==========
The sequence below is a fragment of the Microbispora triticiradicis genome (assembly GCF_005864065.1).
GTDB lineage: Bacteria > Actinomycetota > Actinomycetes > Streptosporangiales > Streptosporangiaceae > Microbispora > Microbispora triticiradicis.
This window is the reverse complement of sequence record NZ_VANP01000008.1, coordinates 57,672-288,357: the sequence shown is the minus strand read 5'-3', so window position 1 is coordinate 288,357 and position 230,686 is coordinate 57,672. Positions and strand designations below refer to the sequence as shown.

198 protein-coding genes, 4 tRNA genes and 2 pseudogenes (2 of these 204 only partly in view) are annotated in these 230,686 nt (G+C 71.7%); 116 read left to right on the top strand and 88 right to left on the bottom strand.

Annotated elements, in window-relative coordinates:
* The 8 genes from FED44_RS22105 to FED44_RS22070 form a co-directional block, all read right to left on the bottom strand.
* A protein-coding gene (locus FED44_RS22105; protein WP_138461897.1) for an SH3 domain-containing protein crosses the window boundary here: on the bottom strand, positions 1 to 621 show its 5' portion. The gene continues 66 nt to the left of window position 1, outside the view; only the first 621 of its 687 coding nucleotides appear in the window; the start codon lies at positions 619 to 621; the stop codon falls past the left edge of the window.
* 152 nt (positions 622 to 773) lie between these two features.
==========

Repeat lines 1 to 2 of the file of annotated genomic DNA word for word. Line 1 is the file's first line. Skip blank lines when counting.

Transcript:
The sequence below is a fragment of the Microbispora triticiradicis genome (assembly GCF_005864065.1).
GTDB lineage: Bacteria > Actinomycetota > Actinomycetes > Streptosporangiales > Streptosporangiaceae > Microbispora > Microbispora triticiradicis.